By Sean Murphy
OKLAHOMA CITY — With an unfunded liability among Oklahoma's seven major pension systems exceeding $11 billion, several Republican leaders have said changing from a traditional pension to a 401(k)-style retirement account for new state workers will be a top priority during the 2014 legislative session.
The unfunded liability, which is the amount owed to pensioners beyond what the system currently afford to pay, has become a growing concern for Gov. Mary Fallin and other state leaders, who say it hinders the state's effort to improve its bond rating.
"It's not the Legislature that has to go to New York to defend our credit rating and our balance sheet to the rating agencies," said Oklahoma Treasurer Ken Miller. "It's the governor and myself, and we have a balance sheet problem because of pension debt, and we have to fix that."
Newly hired state workers would no longer enjoy a traditional pension system under a proposal endorsed by Miller and Fallin that is expected to be well-received by the Republican-controlled Legislature. Last session, both the House and Senate easily passed a bill that would have given newly hired state workers the option of enrolling in a new defined contribution, 401(k)-style retirement system, but Fallin vetoed the bill saying it didn't go far enough.
"I am ready and willing to tackle this issue," Fallin said in her veto message. "I look forward to working with the Legislature during the interim to create true pension reform for the state of Oklahoma."
In a statement last week, Fallin said she wants to make clear that she does not support changing the pension system for current state workers, but that changes must be made to shore up the system to protect that system moving forward.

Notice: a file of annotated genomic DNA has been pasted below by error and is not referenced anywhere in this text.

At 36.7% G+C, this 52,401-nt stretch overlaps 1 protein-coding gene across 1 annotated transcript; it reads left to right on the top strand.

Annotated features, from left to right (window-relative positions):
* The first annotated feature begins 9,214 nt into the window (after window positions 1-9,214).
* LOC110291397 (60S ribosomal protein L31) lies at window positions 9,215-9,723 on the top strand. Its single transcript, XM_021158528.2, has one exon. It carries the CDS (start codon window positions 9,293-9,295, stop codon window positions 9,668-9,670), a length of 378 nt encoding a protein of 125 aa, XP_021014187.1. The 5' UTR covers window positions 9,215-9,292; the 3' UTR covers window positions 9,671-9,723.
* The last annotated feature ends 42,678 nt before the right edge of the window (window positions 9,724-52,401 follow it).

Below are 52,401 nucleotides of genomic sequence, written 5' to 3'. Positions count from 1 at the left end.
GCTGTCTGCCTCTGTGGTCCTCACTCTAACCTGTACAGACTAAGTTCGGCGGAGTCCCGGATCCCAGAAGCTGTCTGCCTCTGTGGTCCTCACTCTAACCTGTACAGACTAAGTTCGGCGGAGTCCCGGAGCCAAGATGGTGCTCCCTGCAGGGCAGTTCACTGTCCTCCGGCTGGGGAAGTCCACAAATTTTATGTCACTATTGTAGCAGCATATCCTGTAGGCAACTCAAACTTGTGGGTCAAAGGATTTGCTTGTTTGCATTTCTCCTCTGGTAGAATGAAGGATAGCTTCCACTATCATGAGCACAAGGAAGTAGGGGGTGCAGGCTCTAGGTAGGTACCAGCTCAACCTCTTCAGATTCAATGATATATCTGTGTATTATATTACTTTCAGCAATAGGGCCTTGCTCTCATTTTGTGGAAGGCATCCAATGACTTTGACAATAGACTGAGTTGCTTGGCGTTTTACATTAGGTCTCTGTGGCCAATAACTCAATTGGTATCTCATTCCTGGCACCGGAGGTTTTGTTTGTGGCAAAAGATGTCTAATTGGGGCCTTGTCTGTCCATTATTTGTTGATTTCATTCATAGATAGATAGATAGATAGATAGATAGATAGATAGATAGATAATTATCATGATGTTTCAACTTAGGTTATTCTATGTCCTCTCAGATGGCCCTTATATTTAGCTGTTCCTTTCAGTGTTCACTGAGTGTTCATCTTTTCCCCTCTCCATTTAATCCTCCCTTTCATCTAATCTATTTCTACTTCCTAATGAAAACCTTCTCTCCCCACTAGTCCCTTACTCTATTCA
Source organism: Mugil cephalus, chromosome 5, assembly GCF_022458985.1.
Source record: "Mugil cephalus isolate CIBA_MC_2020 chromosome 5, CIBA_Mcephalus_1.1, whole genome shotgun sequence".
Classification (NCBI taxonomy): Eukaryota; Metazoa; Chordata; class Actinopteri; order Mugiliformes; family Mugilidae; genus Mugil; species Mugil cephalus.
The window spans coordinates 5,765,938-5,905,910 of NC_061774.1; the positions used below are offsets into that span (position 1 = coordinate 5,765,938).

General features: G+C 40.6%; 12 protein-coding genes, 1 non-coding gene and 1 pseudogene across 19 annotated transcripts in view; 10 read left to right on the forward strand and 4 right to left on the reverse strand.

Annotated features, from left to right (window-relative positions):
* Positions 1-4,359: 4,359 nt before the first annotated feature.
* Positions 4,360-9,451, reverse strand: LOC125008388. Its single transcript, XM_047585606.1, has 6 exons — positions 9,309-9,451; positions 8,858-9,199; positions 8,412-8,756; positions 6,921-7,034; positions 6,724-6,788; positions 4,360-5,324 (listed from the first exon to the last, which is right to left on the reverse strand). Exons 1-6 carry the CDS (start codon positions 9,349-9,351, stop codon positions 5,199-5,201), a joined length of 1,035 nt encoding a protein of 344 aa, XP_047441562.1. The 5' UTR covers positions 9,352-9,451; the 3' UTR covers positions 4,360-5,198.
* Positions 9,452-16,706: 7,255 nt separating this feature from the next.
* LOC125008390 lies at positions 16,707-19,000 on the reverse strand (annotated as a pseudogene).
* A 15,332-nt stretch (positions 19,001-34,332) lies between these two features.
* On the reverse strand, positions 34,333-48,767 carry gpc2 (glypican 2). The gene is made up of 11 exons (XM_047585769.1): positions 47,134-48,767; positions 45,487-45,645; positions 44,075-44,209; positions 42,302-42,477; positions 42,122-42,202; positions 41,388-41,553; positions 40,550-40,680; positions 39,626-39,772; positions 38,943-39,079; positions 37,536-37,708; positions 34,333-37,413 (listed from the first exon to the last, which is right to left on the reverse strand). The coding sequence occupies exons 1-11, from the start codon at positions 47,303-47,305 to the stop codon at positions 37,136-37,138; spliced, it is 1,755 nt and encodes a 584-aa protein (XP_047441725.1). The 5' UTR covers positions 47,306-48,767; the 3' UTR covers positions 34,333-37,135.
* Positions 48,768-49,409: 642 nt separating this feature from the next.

"I am committed, however, to working in the interim with all parties to come up with a pension reform proposal that can be introduced at the beginning of the 2014 legislative session," Fallin said. "That proposal will offer meaningful improvements to state pension systems, ensure the long term sustainability of our pension plans, and offer savings to the state.
"All of this is necessary to guarantee the state of Oklahoma can keep the promise it has made to public employees and retirees."
Jess Callahan, a 30-year-old social worker for the Department of Human Services, said he believes state workers can support the idea of shifting to a 401(k)-style retirement system where the state matches employee contributions up to a certain amount if the savings are used to shore up the existing pension systems or on other benefits for state workers, like pay raises.
"We know pension reform is happening, and we're OK with that, as long as we have a seat at the table, and that the savings that are realized are rolled back in and benefit state workers," Callahan said.
Treasurer Miller, who has worked with Fallin on pension issues over the last year, said one of the issues that must be determined in the interim is what kind of defined contribution plan to develop.
"Should it be a hybrid, which is referred to as the cash-balance plan, which has a guaranteed return, and is certainly more political viable if you're talking to the various interest groups that represent pensioners or state employees, or is it the traditional 401(k) account?" Miller said.
Miller said he and the governor also will continue to pursue a separate proposal to consolidate the administration of all of the state's seven different retirement systems. That plan, which came together late in the 2013 legislative session, was fiercely resisted by groups representing firefighters and teachers, but Miller said the savings to the pension systems could be as high as $50 million annually.
"The largest amount of cost savings comes from a reduction in fees from consultants and managers," Miller said.